I don’t know about you, but when I think of “Sandy” and “New Jersey” my mind wanders to the lyrics of a familiar anthem, “Oh, Sandy, the aurora is rising behind us. The pier lights our carnival life forever.” This favorite song by a native son evokes “dusty arcades” and the tilt-a-whirl, and is so much preferred to the iconic images that are now burned into our collective memories since the superstorm of the same name swept through New Jersey nearly a year ago.
To me, Sandy irrevocably linked Springsteen’s music to the flavor of the Jersey shore, and now the arts, in a more diverse manner, continuing to play a distinct role in reclamation and recovery efforts in neighborhoods along the coast and all over the state.
It’s easy to overlook this relationship while families are still struggling to rebuild homes and businesses since last October, so this blog post will attempt to review some of the new and remarkable partnerships forged between the arts and other sectors post-Sandy.
Just 3 days ago Monmouth Arts honored philanthropic efforts that allowed this community arts organization to fund a program called “ArtHelps.” In partnership with the Ocean County Cultural & Heritage Commission and Meridian Health’s Art Therapy Program, ArtHelps is expanding to work with local artists and arts groups rebuilding spirits as communities rebuild homes. Twenty ArtHelps community projects were funded by the New Jersey Recovery Fund, hosted by the Community Foundation of New Jersey and the Geraldine R. Dodge Foundation. At the celebration on October 4 honoring the heads of those philanthropic organizations, attendees heard a haunting original song performed by two talented students who participated in The Sandy Project of the Middletown Arts Center. There was hardly a dry eye in the house–testimony to the power of the arts to capture not only a moment in time, but the deeply felt emotions associated with that distinct moment.
ArtPride responded to the post-storm situation by surveying the field and learning that damage to non profit arts groups was not limited to that of water and wind, but included significant financial losses due to business interruption resulting from loss of power. ArtPride staff was engaged in weekly post-storm conference calls with members of the National Coalition for Arts Preparedness and Emergency Response, and was relieved to find support from CERF+, (Craft Emergency Relief Fund), Susan Schear from ArtIsIn, LLC, and other agencies that assisted arts groups and artists post 9/11,Katrina and Rita. Through a collaboration with the NJ Theatre Alliance, South Jersey Cultural Alliance, county cultural & heritage agencies and the NJ State Council,on the Arts, a representative from South Arts “Arts Ready” Project offered two workshops in Morris and Ocean counties to present cultural groups with tools to better prepare against future disasters. We are presently looking for ways to make Arts Ready’s first-ever web-based business continuity planning resource available to New Jersey cultural groups so that preparedness can be part of any non-profit arts group’s strategic plan.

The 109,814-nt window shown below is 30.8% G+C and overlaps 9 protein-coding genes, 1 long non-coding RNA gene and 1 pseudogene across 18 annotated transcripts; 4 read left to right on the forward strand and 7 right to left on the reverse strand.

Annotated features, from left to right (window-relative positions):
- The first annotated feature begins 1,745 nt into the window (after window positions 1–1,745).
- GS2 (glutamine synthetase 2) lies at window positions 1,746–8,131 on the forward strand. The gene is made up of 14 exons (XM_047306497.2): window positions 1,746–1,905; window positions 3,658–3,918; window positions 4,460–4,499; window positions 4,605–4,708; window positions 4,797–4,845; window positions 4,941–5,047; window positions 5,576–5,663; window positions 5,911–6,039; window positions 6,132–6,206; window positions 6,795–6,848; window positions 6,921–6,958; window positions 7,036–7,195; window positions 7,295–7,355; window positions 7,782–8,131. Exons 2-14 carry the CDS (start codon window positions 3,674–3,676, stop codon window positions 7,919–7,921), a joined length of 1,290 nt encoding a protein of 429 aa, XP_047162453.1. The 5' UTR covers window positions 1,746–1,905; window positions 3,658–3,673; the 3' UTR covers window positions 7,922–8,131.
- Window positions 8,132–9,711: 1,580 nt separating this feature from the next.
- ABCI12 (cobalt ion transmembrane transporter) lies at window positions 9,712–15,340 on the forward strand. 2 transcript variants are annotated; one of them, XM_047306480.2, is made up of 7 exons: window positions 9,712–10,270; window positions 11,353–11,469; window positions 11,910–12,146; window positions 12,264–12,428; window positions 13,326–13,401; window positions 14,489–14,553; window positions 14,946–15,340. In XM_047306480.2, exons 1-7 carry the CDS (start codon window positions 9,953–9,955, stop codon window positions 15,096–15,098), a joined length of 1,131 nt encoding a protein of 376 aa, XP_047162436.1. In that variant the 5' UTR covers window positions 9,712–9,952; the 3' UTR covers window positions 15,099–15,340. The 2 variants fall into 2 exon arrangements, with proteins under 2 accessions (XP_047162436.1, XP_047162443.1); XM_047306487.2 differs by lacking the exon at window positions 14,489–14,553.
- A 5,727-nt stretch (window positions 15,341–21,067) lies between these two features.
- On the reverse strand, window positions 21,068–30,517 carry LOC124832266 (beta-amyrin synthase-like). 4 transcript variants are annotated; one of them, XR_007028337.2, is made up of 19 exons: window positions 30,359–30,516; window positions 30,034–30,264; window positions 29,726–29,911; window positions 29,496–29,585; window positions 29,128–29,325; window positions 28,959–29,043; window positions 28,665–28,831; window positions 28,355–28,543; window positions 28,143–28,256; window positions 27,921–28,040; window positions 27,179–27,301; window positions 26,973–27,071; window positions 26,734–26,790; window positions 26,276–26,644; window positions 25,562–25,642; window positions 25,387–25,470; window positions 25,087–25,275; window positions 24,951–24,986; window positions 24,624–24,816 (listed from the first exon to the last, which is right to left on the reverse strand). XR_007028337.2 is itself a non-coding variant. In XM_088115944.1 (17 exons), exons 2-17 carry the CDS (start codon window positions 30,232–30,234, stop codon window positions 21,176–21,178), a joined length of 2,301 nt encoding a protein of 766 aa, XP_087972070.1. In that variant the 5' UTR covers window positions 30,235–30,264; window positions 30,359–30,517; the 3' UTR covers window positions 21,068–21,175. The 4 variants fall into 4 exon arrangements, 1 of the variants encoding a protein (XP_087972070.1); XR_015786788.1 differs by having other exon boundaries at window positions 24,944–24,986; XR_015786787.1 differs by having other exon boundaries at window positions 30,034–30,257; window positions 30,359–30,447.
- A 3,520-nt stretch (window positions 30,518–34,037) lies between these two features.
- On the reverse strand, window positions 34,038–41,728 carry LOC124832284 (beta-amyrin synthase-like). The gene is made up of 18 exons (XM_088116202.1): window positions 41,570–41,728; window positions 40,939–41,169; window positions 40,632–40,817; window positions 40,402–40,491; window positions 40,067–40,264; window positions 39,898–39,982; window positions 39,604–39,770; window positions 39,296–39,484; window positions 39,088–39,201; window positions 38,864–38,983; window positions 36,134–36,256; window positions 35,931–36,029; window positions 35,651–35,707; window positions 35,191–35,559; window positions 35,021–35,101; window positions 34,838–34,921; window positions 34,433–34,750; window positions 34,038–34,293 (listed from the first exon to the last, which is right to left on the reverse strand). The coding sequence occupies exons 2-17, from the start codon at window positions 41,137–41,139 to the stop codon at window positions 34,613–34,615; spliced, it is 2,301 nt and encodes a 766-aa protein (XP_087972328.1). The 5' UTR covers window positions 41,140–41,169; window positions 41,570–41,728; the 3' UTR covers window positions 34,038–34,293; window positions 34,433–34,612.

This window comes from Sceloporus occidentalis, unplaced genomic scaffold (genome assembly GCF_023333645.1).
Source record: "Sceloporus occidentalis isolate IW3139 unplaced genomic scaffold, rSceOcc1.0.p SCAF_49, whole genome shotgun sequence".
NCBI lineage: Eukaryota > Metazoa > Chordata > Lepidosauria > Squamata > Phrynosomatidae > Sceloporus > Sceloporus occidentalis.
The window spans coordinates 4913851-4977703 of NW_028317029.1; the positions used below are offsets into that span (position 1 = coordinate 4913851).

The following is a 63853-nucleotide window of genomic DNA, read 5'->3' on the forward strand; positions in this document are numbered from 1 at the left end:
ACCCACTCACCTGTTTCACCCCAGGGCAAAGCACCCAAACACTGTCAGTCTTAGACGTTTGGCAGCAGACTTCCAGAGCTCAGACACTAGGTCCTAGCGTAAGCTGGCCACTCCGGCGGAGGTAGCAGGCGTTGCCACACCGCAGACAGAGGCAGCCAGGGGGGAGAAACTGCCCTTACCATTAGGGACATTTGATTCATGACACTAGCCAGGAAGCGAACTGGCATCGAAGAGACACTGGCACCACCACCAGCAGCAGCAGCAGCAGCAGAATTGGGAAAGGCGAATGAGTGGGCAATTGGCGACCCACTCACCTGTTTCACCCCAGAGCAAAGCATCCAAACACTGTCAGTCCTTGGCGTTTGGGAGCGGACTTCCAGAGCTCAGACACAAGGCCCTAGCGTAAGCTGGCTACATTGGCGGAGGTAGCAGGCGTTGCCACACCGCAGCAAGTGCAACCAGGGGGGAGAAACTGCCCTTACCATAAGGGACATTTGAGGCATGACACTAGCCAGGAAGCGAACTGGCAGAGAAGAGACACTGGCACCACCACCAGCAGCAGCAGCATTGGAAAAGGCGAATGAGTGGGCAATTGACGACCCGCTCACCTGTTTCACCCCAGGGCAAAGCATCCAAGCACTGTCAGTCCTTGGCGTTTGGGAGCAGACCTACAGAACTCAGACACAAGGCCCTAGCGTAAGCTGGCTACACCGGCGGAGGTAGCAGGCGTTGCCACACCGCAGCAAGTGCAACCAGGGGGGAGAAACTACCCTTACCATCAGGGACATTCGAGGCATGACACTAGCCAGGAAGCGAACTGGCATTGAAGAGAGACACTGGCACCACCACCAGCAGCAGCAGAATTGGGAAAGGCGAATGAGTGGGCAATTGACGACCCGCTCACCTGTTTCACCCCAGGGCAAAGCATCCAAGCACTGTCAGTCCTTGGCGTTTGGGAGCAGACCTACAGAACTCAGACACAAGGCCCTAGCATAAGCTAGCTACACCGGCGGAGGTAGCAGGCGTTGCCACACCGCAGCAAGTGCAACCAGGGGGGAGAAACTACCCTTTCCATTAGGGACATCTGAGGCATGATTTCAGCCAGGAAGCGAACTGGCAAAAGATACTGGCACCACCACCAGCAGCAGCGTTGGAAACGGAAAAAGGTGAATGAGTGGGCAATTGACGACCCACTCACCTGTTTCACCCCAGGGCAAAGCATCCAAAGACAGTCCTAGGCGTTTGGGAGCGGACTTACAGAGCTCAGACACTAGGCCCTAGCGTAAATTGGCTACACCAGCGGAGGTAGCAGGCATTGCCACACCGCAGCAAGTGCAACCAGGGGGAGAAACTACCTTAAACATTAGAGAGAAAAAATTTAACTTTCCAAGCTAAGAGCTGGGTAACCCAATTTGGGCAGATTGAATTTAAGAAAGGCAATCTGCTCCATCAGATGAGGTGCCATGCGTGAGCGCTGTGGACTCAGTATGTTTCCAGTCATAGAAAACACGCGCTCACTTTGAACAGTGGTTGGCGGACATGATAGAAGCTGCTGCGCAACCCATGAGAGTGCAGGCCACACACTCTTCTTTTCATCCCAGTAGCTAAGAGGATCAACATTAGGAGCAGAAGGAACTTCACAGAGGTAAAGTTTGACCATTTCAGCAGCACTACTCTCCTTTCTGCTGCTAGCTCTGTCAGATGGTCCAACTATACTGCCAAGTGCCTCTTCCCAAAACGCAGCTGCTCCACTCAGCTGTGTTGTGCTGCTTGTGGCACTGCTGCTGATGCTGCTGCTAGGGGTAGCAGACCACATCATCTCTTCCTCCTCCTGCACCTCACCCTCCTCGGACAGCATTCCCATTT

Pam Breaux, Secretary of Louisiana’s Department of Culture, Recreation and Tourism, graciously accepted ArtPride’s invitation to speak at New Jersey’s 2013 Tourism Conference in March and offered firsthand accounts of how the arts helped Louisiana rebound after Hurricanes Rita and Katrina. She also noted that Louisiana was in a similar position to New Jersey as host of the Super Bowl following a major storm, and described how cultural tourism boosted Louisiana’s economy in the face of unique challenges presented by this major opportunity.
ArtPride found another generous heart at New Jersey based art supply manufacturer Utrecht Art that supplied $2,000 in gift cards to help artists and art teachers replenish lost paint, paper, brushes, easels and other supplies lost to the storm. Visual Art students at St. Rose High School in Belmar, where a third of the entire campus was damaged by flooding, sent hearts of thanks in response to donations, and resourceful teachers like Suzanne Tiedemann of Brunswick Acres School in South Brunswick raised over $25,000 through Shells for NJ Shores. This art project reached students, scouts, and community groups as far away as Texas, Maine and Michigan, by creating artful shells for sale with donations benefiting St. Rose High School, the NJ Recovery Fund and the American Red Cross relief efforts. Suzanne received our gratitude at the NJ 2013 Governor’s Awards in Arts Education this May with ArtPride’s Arts Advocate Award.
The recovery job is far from complete, but the arts in New Jersey continue to forge a significant restoration footprint. A great example is the mosaic mural that was washed away in Keyport is now being rebuilt by the Arts Society of Keyport to withstand future disasters. And at this year’s NJ League of Municipalities conference on November 19, ArtPride will host a panel discussion “Rebuilding Even Stronger by Investing in the Arts,” to provide insight on how the arts may continue to be an integral part of municipal restoration. Over a very long year, we found big hearts and helping hands from friends in all forms and corners of our nation, including artists, community arts, philanthropic and municipal leaders.
Images courtesy of ArtPride
Ann Marie Miller is the Executive Director of ArtPride, the premier arts advocacy organization in New Jersey, and a regular contributor to the Dodge blog.